Siddhartha Deb grew up in a remote town in the northeastern hills of India and made his way to the United States via a fellowship at Columbia. Six years after leaving home, he returned as an undercover reporter for The Guardian, working at a call center in Delhi in 2004, a time when globalization was fast proceeding and Thomas L. Friedman declared the world flat. Deb's experience interviewing the call-center staff led him to undertake this book and travel throughout the subcontinent.
The Beautiful and the Damned examines India's many contradictions through various individual and extraordinary perspectives. With lyrical and commanding prose, Deb introduces the reader to an unforgettable group of Indians, including a Gatsby-like mogul in Delhi whose hobby is producing big-budget gangster films that no one sees; a wiry, dusty farmer named Gopeti whose village is plagued by suicides and was the epicenter of a riot; and a sad-eyed waitress named Esther who has set aside her dual degrees in biochemistry and botany to serve Coca-Cola to arms dealers at an upscale hotel called Shangri La.
Like no other writer, Deb humanizes the post-globalization experience—its advantages, failures, and absurdities. India is a country where you take a nap and someone has stolen your job, where you buy a BMW but still have to idle for cows crossing your path. A personal, narrative work of journalism and cultural analysis in the same vein as Adrian Nicole LeBlanc's Random Family and V. S. Naipaul's India series, The Beautiful and the Damned is an important and incisive new work.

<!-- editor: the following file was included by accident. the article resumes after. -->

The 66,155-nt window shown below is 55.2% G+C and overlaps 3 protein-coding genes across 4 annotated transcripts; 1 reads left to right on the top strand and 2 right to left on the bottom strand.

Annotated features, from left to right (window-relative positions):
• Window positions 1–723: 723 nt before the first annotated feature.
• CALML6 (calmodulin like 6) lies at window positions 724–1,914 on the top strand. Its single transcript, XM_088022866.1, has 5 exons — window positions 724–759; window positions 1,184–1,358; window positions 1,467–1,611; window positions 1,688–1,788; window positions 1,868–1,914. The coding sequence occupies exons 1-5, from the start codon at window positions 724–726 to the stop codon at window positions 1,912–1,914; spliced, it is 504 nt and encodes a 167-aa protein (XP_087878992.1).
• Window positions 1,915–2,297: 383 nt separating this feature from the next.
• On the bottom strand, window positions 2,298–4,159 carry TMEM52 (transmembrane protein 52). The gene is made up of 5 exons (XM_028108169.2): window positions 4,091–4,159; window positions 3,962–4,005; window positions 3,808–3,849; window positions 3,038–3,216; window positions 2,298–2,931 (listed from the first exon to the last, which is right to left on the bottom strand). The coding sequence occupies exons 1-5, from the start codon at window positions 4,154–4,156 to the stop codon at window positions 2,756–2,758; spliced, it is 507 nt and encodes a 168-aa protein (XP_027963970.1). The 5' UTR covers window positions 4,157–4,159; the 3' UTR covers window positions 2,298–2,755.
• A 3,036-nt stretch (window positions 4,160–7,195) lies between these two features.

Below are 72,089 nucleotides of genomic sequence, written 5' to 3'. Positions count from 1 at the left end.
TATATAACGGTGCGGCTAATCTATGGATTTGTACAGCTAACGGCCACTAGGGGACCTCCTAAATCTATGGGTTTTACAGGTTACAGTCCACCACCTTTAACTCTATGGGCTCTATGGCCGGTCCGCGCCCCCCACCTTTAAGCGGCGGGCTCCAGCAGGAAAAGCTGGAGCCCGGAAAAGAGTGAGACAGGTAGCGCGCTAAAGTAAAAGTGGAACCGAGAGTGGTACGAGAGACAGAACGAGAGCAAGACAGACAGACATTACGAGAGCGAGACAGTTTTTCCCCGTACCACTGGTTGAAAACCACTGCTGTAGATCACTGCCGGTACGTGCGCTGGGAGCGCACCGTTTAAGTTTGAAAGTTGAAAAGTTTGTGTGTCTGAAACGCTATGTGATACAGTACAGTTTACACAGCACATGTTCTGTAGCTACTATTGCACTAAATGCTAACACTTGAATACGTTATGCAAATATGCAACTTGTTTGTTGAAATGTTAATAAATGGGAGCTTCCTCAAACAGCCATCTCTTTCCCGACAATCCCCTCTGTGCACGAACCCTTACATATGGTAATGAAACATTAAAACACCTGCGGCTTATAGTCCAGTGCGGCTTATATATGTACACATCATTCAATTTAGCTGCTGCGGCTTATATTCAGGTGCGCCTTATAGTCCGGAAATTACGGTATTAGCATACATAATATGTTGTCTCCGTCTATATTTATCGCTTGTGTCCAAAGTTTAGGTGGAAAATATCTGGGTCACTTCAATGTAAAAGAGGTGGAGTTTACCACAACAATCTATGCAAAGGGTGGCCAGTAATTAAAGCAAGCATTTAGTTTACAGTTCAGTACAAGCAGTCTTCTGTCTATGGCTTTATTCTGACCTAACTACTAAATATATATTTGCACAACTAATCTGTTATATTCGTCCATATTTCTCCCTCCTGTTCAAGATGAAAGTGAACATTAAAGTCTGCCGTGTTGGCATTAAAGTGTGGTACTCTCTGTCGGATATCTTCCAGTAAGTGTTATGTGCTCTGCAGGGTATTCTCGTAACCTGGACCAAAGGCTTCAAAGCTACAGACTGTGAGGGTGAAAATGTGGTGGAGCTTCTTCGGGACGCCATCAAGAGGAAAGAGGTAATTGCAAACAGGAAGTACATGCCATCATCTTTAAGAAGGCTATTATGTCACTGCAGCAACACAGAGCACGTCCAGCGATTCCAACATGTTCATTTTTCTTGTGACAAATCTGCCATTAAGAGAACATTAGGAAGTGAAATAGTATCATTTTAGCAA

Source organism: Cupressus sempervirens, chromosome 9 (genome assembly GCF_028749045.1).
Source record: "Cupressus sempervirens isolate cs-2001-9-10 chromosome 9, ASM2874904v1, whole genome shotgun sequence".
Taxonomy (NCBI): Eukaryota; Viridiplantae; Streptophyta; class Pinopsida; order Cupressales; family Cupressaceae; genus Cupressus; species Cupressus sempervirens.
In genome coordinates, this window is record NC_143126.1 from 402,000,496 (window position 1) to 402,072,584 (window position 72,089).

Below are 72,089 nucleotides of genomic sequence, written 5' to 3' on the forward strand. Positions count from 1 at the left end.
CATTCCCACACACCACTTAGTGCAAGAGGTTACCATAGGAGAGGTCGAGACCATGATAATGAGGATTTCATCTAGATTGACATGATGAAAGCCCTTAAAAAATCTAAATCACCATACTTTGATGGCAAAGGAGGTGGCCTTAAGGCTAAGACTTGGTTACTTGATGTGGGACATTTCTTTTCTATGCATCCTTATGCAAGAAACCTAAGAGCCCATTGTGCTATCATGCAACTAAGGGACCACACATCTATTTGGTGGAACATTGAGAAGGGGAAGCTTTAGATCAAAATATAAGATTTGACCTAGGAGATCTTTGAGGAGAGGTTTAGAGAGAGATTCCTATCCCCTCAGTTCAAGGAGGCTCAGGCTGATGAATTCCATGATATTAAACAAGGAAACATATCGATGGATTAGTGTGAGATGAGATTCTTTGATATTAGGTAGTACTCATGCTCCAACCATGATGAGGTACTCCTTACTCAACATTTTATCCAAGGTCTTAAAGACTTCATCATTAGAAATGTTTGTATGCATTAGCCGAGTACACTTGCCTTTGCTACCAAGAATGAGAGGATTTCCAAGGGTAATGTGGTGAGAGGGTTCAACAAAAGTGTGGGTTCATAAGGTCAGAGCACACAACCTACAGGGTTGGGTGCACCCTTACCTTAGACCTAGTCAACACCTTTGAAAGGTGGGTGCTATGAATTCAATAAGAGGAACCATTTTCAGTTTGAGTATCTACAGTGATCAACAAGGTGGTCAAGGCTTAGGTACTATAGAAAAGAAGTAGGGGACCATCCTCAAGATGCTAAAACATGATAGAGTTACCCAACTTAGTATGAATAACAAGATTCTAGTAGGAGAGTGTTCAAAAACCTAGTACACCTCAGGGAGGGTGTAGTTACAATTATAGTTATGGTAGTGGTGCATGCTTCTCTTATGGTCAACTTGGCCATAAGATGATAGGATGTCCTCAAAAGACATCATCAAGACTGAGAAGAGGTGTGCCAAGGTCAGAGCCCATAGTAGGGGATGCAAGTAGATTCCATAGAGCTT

The Beautiful and the Damned is a Publishers Weekly Best Nonfiction title for 2011.
Siddhartha Deb, who teaches creative writing at the New School, is the author of two novels: The Point of Return, which was a 2003 New York Times Notable Book of the Year, and An Outline of the Republic. His reviews and journalism have appeared in The Boston Globe, The Guardian, Harper's Magazine, The Nation, New Statesman, n+1, and The Times Literary Supplement.
From the author of The Great Gatsby, a tale of marriage and disappointment in the Roaring Twenties.
Fitzgerald’s rich and detailed novel of the decadent Jazz Era follows the beautiful and vibrant Anthony Patch and his wife Gloria as they navigate the heady lifestyle of the young and wealthy in 1920s New York. Patch is the presumptive heir to his grandfather’s fortune, and keeps his equally spoiled wife in comfort while biding time until his grandfather’s death. Patch is unable to hold down any kind of job and spends his days in luxury, indulging in whatever pleasures are available. But as the money begins to fail, so does their marriage. Patch’s gradual descent into alcoholism, depression and alienation from his marriage ultimately lead to his ruin. Fitzgerald’s novel is a remorseless exploration of the horrors of an age of excess and lost innocence.
F. Scott Fitzgerald is regarded as one of the greatest American writers of the 20th century. Despite his present popularity, Fitzgerald was often in financial trouble, due to the fact that only one of his novels sold well enough to support the extravagant lifestyle that he and his wife Zelda adopted, and later Zelda’s medical bills. His novel The Great Gatsby has sold millions of copies and remains a continual best-seller.